Graves: Race and Evolution is Always Complex

@TedDavis, @Art, @Jordan, and @NLENTS, you might want to see this. This exchange, and the misses here, exemplifies how and why we need to do better for african american students on evolution education.

One of the most common rebuttals to someone who rejects evolution is that most scientists — 98 percent is a common number on polls — accept evolution. But considering only 28 percent of Black Americans have a “great deal” of confidence in scientific leaders, according to a 2018 study by the American Academy of Arts and Sciences, it may be that scientific consensus doesn’t matter.

“That’s the same thing as asking them, ‘Do you trust white people?’” Graves said. “… If I show up as a scientist, I guarantee the trust factor would change. For the vast majority of these communities, they’ve never seen a person of African descent in a leading role in science.”

First, the way the headline is written, it overplays the role of socially-defined race (African-Americans) and downplays the role of Biblical literalist/fundamentalist interpretation of scripture. What needed to be clear is that the rejection of the evidence supporting evolutionary science is driven by religious fundamentalism, not being an African-American. From 1993-2004, the National Opinion Research Center data recorded responses concerning the question: “Human beings developed from earlier species of animals.” Responses differed with Doctrinally Conservative Protestants, 76 percent, Black Protestants, 66 percent, and Mainline Protestants, 45 percent, answering “definitely or probably false” to this item respectively. This of course means that 24 percent, 34 percent, and 55 percent of these groups answered “definitely and probably true” to this question1.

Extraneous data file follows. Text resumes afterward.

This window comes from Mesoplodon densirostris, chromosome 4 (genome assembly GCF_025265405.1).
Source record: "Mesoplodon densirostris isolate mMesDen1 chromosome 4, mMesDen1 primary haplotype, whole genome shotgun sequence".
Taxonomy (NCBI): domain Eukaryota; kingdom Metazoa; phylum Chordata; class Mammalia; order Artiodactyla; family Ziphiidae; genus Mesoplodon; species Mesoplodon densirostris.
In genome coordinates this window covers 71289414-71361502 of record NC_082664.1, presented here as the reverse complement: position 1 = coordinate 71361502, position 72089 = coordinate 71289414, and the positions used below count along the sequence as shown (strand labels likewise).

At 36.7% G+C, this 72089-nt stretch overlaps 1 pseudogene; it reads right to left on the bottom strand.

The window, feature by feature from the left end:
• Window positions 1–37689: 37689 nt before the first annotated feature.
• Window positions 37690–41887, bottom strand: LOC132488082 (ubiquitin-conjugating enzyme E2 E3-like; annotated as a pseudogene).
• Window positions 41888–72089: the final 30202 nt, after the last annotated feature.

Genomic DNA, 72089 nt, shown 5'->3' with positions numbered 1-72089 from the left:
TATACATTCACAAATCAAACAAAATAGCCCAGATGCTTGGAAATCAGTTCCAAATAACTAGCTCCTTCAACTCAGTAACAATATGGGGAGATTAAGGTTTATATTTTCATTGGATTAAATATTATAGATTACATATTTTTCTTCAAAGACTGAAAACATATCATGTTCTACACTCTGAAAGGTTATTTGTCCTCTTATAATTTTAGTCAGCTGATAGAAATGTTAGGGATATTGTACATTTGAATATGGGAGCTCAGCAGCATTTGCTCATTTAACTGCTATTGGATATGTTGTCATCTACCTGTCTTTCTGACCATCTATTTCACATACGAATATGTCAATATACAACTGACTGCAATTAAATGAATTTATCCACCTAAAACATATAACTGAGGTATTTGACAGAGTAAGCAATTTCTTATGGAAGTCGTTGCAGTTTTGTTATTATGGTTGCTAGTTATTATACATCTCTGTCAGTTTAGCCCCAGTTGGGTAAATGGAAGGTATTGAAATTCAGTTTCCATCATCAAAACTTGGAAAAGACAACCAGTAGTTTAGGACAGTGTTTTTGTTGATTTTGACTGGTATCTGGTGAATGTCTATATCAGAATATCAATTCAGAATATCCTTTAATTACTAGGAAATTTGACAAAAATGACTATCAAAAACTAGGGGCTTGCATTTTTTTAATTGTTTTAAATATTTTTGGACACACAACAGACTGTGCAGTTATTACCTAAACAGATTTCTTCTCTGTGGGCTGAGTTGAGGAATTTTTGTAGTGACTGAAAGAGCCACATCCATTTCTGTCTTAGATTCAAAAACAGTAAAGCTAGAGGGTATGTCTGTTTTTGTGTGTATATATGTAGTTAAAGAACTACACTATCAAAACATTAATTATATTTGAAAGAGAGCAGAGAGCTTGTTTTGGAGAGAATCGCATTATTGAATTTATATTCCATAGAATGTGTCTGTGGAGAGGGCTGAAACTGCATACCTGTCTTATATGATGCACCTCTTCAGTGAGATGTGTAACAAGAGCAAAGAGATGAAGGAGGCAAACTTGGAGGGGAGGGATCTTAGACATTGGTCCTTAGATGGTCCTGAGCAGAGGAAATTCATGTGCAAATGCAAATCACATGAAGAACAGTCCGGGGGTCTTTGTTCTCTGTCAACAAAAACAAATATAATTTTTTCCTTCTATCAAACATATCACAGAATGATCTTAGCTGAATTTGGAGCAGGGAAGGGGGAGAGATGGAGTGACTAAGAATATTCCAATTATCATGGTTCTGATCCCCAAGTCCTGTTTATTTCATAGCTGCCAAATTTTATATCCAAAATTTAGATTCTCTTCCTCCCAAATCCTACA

Therefore, a proper title to the Feb. 14 piece would have recognized the diversity within the African-American community as opposed to stereotyping it as having a uniform “strained” relationship with evolutionary science. I would have entitled the piece: “Religion plays a prominent role in the differential acceptance of evolution by African Americans.”

Yeah, so I am definitely surprised that only 28% of Black American are confident in scientific leaders. I looked up the main article on that and in fact when they compared by race, gender, age, highest degree, and political party, that 28% was the lowest of any group! This is a real problem, and probably feeds a lot into recruiting young African Americans into STEM fields.

From the main article:

“I’m inclined to think that it’s not really a factor,” said Glenn Branch, deputy director of the National Center for Science Education. “When you look at the really glaring cases in which African-Americans have suffered at the hands of science, evolution and biology aren’t really front and center there.”

Instead, Branch said the more relevant perpetrator is medical racism, which includes a history of doctors and scientists using African-Americans for experiments, often without their knowledge or permission.

OK, what?! I’ve heard of Henrietta Lacks and the Tuskegee Study, though I don’t know much about them. Are there others?

I’ve wondered about a lack of inclusion of minority populations in medical research, the ethical kind. I’ve heard that college-age white men are the most common test subjects for medical studies, is that true?

I highly recommend Harriet Washington’s book on this, Medical Apartheid. Example after stunning example. And this reality is still ongoing. When they wanted to field test artificial blood transfusions in ambulances, where do you think they did trials? Black neighborhoods of course. And it went very badly.

And her new book coming out proves to be just as horrifying. I’m moderating an event at the NYPL featuring this book next month.

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@NLENTS thanks for the book suggestions. I’m not sure if my campus is ready for something like this yet but it would be very interesting to have a discussion around the Medical Apartheid book. Difficult discussions, but I think they could bring people together by helping people understand the, sometimes radically different, experiences of others through a common sense of a shared humanity.

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I think the second one, on environmental racism, might be more something you’d have to build towards, because it could definitely bring out polemics who will insist “it’s not about race!” etc. However, medical apartheid is much more straightforward historical research. There really isn’t any other way to see these examples as intentional oppression and victimization and it’s all very well documented.

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